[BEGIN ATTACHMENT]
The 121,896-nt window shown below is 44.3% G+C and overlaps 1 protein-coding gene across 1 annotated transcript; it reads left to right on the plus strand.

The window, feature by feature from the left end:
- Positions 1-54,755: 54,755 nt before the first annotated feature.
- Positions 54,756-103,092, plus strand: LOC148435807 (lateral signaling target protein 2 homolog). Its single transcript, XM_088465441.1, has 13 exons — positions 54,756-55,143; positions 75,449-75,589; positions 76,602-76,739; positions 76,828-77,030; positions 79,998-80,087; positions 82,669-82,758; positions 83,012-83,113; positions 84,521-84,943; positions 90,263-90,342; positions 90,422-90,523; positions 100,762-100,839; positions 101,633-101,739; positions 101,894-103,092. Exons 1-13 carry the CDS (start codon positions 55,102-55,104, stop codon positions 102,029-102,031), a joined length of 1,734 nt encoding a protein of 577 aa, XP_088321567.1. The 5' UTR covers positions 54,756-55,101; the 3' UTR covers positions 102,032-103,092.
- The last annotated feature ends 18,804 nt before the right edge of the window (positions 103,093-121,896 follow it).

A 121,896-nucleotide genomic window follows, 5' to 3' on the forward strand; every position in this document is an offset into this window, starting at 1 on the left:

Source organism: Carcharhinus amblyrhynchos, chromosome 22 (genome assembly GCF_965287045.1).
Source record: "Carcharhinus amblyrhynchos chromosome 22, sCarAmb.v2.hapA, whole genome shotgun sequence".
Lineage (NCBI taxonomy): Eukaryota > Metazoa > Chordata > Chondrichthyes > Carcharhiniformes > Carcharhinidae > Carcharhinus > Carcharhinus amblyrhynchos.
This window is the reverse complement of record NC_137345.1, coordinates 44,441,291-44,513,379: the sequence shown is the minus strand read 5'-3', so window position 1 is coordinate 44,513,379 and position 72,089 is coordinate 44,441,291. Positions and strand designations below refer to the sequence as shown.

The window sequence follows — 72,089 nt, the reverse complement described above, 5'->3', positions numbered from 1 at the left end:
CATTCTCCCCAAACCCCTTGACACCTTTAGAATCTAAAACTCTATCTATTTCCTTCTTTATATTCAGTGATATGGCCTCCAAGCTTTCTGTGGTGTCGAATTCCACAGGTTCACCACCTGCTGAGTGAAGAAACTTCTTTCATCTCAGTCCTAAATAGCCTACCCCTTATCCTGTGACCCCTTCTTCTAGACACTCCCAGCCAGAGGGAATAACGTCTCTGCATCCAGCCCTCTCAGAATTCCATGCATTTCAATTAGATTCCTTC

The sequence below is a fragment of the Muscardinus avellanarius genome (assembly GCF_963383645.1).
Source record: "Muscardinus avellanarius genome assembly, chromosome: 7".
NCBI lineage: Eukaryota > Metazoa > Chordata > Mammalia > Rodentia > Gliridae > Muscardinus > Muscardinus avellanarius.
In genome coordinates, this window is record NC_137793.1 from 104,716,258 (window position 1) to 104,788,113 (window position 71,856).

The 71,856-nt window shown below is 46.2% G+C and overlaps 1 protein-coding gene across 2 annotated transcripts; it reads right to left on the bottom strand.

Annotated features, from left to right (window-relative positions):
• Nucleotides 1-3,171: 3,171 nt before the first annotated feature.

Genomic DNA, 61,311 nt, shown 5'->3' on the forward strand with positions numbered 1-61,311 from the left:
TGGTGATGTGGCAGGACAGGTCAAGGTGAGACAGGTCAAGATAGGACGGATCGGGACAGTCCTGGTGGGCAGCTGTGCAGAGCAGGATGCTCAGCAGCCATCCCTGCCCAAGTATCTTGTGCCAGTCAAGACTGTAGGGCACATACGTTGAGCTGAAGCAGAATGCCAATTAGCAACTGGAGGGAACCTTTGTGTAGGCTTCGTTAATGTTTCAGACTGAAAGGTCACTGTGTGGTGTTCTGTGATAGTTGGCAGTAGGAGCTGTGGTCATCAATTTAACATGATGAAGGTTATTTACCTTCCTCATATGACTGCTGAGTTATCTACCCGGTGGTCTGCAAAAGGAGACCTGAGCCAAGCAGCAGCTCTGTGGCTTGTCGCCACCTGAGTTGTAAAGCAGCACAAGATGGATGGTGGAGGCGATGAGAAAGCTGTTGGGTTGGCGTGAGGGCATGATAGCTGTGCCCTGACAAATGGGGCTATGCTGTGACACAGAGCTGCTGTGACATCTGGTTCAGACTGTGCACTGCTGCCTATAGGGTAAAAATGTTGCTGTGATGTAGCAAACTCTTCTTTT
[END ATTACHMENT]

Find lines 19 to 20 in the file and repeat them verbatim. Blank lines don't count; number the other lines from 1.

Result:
• Nucleotides 1-3,171: 3,171 nt before the first annotated feature.

Genomic DNA, 61,311 nt, shown 5'->3' on the forward strand with positions numbered 1-61,311 from the left: